American Elephants


The Iran Deal: What it Is and What it Isn’t by The Elephant's Child

Confusion reigns over every mention of the “Iran Deal.” And it is back in the news and at a moment in time when confusion over every tiny thing about the Trump administration, not to mention the large things, seems to set off what might be called a panic attack in the Democrats. Any ability to talk about such things calmly and seriously has gone by the wayside. It’s some kind of contagious dementia.

Iran is not a friendly Middle Eastern country. They support most of the worlds terrorism and terrorists, are attempting to become a nuclear power, are making trouble wherever they can in the Middle East and elsewhere, and generally fall in the category of bad guys. Very bad guys.

The Obama administration signed a nuclear deal with Iran. It is not a treaty, but just an informal deal to relieve sanctions on Iran if they stop trying to get nuclear weapons. They are supposed to get inspections to see if they are doing what they claim, but that isn’t happening, and everybody’s worried about what will happen, what the Trump administration will do, what can be done or not done. All is confusion.

Frederick W. Kagan, a scholar at AEI on Foreign and Defense Policy, the Middle East and Terrorism in general, has spelled out the facts of the deal and attempted to alleviate the confusion so we have some understanding among the reports from the media, most of whom don’t seem to understand any more than we do.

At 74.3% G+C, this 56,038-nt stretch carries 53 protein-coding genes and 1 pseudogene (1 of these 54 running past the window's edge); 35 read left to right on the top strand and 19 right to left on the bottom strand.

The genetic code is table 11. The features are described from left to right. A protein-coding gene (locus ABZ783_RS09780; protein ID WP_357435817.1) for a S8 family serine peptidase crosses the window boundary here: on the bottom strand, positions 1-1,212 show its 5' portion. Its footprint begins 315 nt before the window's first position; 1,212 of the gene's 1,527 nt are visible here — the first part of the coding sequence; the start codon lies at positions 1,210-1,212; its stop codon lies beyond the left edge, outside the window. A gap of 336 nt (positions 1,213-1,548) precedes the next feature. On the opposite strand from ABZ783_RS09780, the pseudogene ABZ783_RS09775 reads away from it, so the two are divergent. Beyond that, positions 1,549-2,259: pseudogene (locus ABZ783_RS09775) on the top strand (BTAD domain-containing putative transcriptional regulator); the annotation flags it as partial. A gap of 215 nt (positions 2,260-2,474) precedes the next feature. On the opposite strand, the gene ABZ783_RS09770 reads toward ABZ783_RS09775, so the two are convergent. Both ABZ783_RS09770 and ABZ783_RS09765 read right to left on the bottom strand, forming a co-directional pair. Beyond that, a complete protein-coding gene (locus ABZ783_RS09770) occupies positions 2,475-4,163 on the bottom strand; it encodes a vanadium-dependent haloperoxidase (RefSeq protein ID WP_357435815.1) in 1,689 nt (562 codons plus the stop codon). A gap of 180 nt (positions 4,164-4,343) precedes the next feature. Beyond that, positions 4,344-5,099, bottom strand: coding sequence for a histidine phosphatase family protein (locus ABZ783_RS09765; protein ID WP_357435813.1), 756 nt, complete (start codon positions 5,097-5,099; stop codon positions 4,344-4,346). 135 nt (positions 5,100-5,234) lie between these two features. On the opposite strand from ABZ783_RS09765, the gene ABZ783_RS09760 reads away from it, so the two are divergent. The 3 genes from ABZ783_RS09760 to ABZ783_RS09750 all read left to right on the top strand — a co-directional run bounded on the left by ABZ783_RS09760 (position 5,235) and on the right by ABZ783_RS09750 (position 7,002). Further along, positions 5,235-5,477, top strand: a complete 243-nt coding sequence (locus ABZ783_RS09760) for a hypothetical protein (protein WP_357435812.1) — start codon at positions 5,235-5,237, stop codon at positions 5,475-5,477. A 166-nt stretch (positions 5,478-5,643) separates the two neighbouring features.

Do read the whole thing, or better yet print it out or save it. This is going to be a major bone of contention for some time yet, and the Democrats are off the tracks, partly because it was an Obama effort, partly because they are quite sure that Trump is starting a new war, or is too irrational to do the right thing, or is anxious to start something or who knows what catastrophe the evil Trump will devise.  In other words, we need to know what they are talking about. Knowing what they are talking about is the best defense.

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12 Principles for a 21st century conservatism by The Elephant's Child

Jordan Peterson is a professor of Psychology at the University of Toronto in Canada. He also a clinical psychologist, and an important voice in today’s world. He is honest, and has thought deeply about what he says, and he thinks out loud and shares the process with you. His mind is well connected to his mouth, and he talks with his hands as well.

He clarifies the most basic things. Things that no one is making clear in our world as it is today. You will hear the audience burst into applause when they realize just how very basic those things are.

This is a very long video that is really worth your while. It might change your life. It is the answer to the previous video about how Sweden has gone so badly astray.

When you finally get down to the basic way things are, ask why they are that way.

(The introduction is way too long, you can skip some of it.)



Poor Information Flow Between School and Home by The Elephant's Child

Was I saying that it “can’t happen here?” of course it can. Here’s a report from the Minnesota conservative think tank the Center of the American Experiment (CAE) about the public schools in Edina, a Minneapolis suburb, one of the wealthiest cities in Minnesota. The school district has long been regarded as one of the state’s very best. The problem seems to be the lack of information that flows between school and the students’ homes.